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Mayor Rob Ford speaks with the media regarding police raids that targeted the building where his alleged "crack video" was held on June 13, 2013. (Aaron Vincent Elkaim For The Globe and Mail)
Mayor Rob Ford speaks with the media regarding police raids that targeted the building where his alleged "crack video" was held on June 13, 2013. (Aaron Vincent Elkaim For The Globe and Mail)

Gawker names organizations to receive funds raised to buy alleged Rob Ford video Add to ...

An American gossip website that raised about $200,000 to buy a video that allegedly shows Toronto Mayor Rob Ford smoking from a crack-cocaine pipe plans to donate the money to four non-profit organizations.

In a note published Thursday on Gawker, editor John Cook declared the organization’s efforts to buy the video dead.

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“I’m disappointed to announce definitively that the money won’t be going to purchase and publish a video of Rob Ford,” Mr. Cook wrote.

The money will instead be given to organizations that help people deal with substance abuse, Mr. Cook noted. Gawker raised $201,199 for the video through a crowd-funding effort dubbed Crackstarter. After fees were paid to Indiegogo, the website that hosted the campaign, and PayPal, which processed payments, $184,783 remains.

Four organizations will each receive slightly more than $46,000: Somali-Canadian Association of Etobicoke, South Riverdale Community Health Centre, Unison Health and Community Services and the Ontario Regional Addictions Partnership Committee.

The Somali Canadian Association of Etobicoke sought the Gawker donation and is grateful for the money.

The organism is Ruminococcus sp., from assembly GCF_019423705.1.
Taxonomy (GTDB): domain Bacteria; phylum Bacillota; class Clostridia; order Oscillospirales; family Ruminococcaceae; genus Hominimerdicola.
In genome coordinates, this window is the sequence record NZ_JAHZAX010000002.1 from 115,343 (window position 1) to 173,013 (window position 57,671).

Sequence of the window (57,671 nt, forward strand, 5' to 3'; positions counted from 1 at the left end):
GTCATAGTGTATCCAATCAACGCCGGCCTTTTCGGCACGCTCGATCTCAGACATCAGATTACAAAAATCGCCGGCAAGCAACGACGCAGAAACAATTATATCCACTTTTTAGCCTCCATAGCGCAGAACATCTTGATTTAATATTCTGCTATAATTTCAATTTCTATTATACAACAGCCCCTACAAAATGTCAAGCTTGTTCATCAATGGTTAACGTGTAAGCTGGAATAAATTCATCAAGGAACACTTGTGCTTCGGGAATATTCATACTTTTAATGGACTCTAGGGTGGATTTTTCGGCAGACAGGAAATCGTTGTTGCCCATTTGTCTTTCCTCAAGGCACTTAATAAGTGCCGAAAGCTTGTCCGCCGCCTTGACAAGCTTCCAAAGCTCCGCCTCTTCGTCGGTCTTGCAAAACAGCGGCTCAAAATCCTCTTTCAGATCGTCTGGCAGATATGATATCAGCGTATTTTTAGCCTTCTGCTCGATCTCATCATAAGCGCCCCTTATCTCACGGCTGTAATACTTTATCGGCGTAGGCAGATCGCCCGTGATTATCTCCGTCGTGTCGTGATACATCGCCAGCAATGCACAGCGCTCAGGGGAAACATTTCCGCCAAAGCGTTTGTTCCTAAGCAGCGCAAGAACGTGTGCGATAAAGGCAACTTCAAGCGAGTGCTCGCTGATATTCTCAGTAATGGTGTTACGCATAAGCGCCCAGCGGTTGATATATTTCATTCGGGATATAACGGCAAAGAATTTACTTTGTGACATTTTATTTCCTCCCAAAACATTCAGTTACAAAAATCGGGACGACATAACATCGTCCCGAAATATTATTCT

Executive director Osman Ali said the cash will be used to hire a youth worker to help steer Canadian-Somali teenagers away from gangs and drugs.

He hopes additional donations will pour in so the group can hire a second youth worker. It had presented a similar proposal to the provincial government, but its funding request was declined, Mr. Ali noted.

Mr. Ali said he has no qualms about accepting money raised to pay drug dealers for an alleged video of the mayor.

“A large number of our youth have been killed in gang violence and shootings in Toronto and Edmonton,” Mr. Ali said. “We are going to prevent violence with this money.”

The South Riverdale Community Health Centre also welcomes the Gawker donation. In a statement, the health centre said it has not yet decided how the money will be used, but indicated the donation will help patients.

“We will focus on the community of people who struggle with substance use, and whose lives are compromised by many other issues as inadequate housing, chronic health challenges and poverty,” the statement said.

Gawker and The Toronto Star both reported viewing the alleged video of Mr. Ford in May. The video was shown to the media organizations by drug dealers operating at a cluster of condo towers on Dixon Road in north Etobicoke.

Those towers were at the centre of a mid-June police raid targeting gangs, guns and drugs. Dozens of people were arrested in Project Traveller, a year-long operation.

Two of the men nabbed had been photographed with Mr. Ford outside an Etobicoke house. The video peddlers provided that photograph to Gawker and The Toronto Star, the media outlets said.

The video has not surfaced publicly and the mayor has denied using crack cocaine.

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